The Government of Saskatchewan is investing into their wildfire response fleet. A release on Tuesday shared that by 2027, four re-purposed planes will be replacing the currently utilized group of four Convair 580 airplanes.

Premier Scott Moe made the announcement alongside Corrections, Policing and Public Safety Minister Paul Merriman. The four "land-based airtanker aircrafts" purchased by Saskatchewan include two Dash 8-Q400AT models, and two Dash 8-Q400MRE models, coming in at a cost of $187.06 million.

"Saskatchewan relies on land-based airtanker aircraft as part of its approach to managing wildfires," Corrections, Policing and Public Safety Minister Paul Merriman said. "These aircraft are used in instances where waterbombers may not be able to access lakes to fill up their tanks." 

The new planes should begin to arrive by 2025, the final one arriving by late 2027. According to the release these new planes will increase capacity, efficiency, all while making up to 30 per cent less emissions than a similar sized airtanker. 

"Saskatchewan leads the country in preparing for future disasters with their order for four modern emergency response aircraft," Conair Aerial Firefighting President and CEO Matt Bradley said. "They are the first province to invest in the safety and security of their citizens with a purchase of the multi role airtankers, built by Canadians for Canadians. Saskatchewan is supporting Canadian workers who build these aircraft, enhancing their fleet with aircraft designed to offer first in, last out capability, providing essential services from response through recovery, connecting all regions of the province in times of crisis."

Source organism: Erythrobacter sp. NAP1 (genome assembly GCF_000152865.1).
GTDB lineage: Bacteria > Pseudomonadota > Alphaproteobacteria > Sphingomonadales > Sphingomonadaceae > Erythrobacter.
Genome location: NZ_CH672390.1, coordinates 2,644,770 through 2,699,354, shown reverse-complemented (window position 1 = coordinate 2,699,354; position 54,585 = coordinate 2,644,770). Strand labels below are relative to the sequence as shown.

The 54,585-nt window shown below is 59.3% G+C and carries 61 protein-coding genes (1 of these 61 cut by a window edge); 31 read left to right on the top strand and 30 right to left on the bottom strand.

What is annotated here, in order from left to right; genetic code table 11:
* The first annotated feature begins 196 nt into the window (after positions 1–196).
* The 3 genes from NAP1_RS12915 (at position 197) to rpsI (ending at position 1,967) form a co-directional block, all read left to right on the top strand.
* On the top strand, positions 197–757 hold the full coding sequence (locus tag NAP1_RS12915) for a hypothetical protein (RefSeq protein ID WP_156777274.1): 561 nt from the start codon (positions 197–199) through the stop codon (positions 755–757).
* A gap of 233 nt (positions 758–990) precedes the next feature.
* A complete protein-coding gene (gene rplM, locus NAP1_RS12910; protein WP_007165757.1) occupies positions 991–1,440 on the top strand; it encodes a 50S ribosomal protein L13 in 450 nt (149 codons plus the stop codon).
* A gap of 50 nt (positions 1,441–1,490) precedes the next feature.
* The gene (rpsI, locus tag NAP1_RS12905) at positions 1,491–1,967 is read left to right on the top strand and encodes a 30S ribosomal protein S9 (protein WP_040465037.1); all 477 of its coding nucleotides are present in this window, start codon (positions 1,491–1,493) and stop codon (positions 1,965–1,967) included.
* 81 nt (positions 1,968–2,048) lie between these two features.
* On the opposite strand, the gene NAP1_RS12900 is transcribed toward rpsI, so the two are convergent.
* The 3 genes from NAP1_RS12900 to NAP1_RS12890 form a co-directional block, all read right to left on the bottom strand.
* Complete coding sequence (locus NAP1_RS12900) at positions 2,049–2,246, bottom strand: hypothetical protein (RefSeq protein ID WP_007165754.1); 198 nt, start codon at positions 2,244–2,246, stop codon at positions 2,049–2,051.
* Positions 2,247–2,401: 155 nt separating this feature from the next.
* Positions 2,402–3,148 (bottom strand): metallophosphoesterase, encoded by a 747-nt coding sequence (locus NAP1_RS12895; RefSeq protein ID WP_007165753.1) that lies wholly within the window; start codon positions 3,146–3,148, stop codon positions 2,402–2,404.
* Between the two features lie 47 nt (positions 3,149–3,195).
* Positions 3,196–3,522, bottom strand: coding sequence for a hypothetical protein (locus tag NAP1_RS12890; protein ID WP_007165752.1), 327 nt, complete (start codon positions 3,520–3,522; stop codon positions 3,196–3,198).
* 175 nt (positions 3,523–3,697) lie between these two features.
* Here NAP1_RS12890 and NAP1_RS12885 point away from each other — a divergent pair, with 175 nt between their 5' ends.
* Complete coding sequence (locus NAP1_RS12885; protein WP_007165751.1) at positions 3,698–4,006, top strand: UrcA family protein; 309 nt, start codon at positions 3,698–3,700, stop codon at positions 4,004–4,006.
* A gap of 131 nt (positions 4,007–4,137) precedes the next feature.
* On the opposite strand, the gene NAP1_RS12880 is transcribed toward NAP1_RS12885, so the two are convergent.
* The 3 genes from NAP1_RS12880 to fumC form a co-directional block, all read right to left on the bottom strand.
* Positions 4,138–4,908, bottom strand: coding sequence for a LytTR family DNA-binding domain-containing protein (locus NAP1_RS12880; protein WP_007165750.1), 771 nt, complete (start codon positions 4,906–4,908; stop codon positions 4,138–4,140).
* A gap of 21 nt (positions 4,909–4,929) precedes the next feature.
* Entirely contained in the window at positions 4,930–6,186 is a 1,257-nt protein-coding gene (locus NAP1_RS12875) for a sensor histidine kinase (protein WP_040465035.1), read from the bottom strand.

Further financial details show that the SPSA's 2024-25 capital budget is providing a $5.52 million deposit, joined by three more years of payments. Federal dollars are helping offset the costs as well, with $16.29 million being committed through Natural Resources Canada's Fighting and Managing Wildfires in a Changing Climate Program (FMWCC).

"These planes will replace the SPSA's aging land-based airtanker fleet with a modern, supportable aircraft with an anticipated useful life of 25 years,"

Minister Merriman said that it was important to replace the SPSA's aging fleet, as the new aircraft should operate across the next 25 or so years providing more than adequate responses to wildfires, and other types of emergencies.